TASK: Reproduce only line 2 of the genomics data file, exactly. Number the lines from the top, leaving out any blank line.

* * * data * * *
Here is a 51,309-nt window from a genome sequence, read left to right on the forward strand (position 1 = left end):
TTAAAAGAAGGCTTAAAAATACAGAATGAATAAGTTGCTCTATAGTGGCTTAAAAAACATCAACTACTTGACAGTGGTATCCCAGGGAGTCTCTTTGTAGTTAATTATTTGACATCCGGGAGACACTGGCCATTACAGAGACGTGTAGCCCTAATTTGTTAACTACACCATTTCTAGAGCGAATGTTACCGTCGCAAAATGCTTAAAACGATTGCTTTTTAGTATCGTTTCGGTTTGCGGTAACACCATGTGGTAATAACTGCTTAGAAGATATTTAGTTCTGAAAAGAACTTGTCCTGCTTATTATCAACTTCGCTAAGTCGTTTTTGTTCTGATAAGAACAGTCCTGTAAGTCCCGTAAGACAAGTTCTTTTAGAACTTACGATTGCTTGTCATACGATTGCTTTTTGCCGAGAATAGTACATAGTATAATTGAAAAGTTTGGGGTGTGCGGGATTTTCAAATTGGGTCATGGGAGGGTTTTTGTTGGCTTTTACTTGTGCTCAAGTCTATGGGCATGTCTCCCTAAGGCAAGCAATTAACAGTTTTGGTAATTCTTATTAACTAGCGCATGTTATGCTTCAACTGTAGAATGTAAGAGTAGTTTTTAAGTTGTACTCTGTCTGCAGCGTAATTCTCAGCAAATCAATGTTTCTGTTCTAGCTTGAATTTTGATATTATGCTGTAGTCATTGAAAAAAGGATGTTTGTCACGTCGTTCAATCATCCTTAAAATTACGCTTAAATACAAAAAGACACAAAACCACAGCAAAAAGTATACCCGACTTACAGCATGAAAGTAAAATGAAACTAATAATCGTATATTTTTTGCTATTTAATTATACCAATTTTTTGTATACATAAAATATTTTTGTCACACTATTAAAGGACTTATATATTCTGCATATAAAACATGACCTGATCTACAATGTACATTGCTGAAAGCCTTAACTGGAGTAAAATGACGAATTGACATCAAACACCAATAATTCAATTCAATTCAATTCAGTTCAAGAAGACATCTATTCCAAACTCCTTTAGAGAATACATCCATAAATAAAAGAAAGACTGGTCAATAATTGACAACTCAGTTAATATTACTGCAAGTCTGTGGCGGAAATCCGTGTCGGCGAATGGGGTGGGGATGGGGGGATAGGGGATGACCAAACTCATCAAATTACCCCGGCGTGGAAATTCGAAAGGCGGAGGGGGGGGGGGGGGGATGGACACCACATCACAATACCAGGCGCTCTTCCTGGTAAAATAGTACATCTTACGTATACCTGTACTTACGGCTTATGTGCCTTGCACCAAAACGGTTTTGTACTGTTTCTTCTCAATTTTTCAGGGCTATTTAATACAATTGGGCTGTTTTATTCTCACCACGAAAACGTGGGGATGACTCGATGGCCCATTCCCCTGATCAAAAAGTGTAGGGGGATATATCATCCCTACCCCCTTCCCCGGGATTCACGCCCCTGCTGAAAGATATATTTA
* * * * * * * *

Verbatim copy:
TTAAAAGAAGGCTTAAAAATACAGAATGAATAAGTTGCTCTATAGTGGCTTAAAAAACATCAACTACTTGACAGTGGTATCCCAGGGAGTCTCTTTGTAGTTAATTATTTGACATCCGGGAGACACTGGCCATTACAGAGACGTGTAGCCCTAATTTGTTAACTACACCATTTCTAGAGCGAATGTTACCGTCGCAAAATGCTTAAAACGATTGCTTTTTAGTATCGTTTCGGTTTGCGGTAACACCATGTGGTAATAACTGCTTAGAAGATATTTAGTTCTGAAAAGAACTTGTCCTGCTTATTATCAACTTCGCTAAGTCGTTTTTGTTCTGATAAGAACAGTCCTGTAAGTCCCGTAAGACAAGTTCTTTTAGAACTTACGATTGCTTGTCATACGATTGCTTTTTGCCGAGAATAGTACATAGTATAATTGAAAAGTTTGGGGTGTGCGGGATTTTCAAATTGGGTCATGGGAGGGTTTTTGTTGGCTTTTACTTGTGCTCAAGTCTATGGGCATGTCTCCCTAAGGCAAGCAATTAACAGTTTTGGTAATTCTTATTAACTAGCGCATGTTATGCTTCAACTGTAGAATGTAAGAGTAGTTTTTAAGTTGTACTCTGTCTGCAGCGTAATTCTCAGCAAATCAATGTTTCTGTTCTAGCTTGAATTTTGATATTATGCTGTAGTCATTGAAAAAAGGATGTTTGTCACGTCGTTCAATCATCCTTAAAATTACGCTTAAATACAAAAAGACACAAAACCACAGCAAAAAGTATACCCGACTTACAGCATGAAAGTAAAATGAAACTAATAATCGTATATTTTTTGCTATTTAATTATACCAATTTTTTGTATACATAAAATATTTTTGTCACACTATTAAAGGACTTATATATTCTGCATATAAAACATGACCTGATCTACAATGTACATTGCTGAAAGCCTTAACTGGAGTAAAATGACGAATTGACATCAAACACCAATAATTCAATTCAATTCAATTCAGTTCAAGAAGACATCTATTCCAAACTCCTTTAGAGAATACATCCATAAATAAAAGAAAGACTGGTCAATAATTGACAACTCAGTTAATATTACTGCAAGTCTGTGGCGGAAATCCGTGTCGGCGAATGGGGTGGGGATGGGGGGATAGGGGATGACCAAACTCATCAAATTACCCCGGCGTGGAAATTCGAAAGGCGGAGGGGGGGGGGGGGGGATGGACACCACATCACAATACCAGGCGCTCTTCCTGGTAAAATAGTACATCTTACGTATACCTGTACTTACGGCTTATGTGCCTTGCACCAAAACGGTTTTGTACTGTTTCTTCTCAATTTTTCAGGGCTATTTAATACAATTGGGCTGTTTTATTCTCACCACGAAAACGTGGGGATGACTCGATGGCCCATTCCCCTGATCAAAAAGTGTAGGGGGATATATCATCCCTACCCCCTTCCCCGGGATTCACGCCCCTGCTGAAAGATATATTTA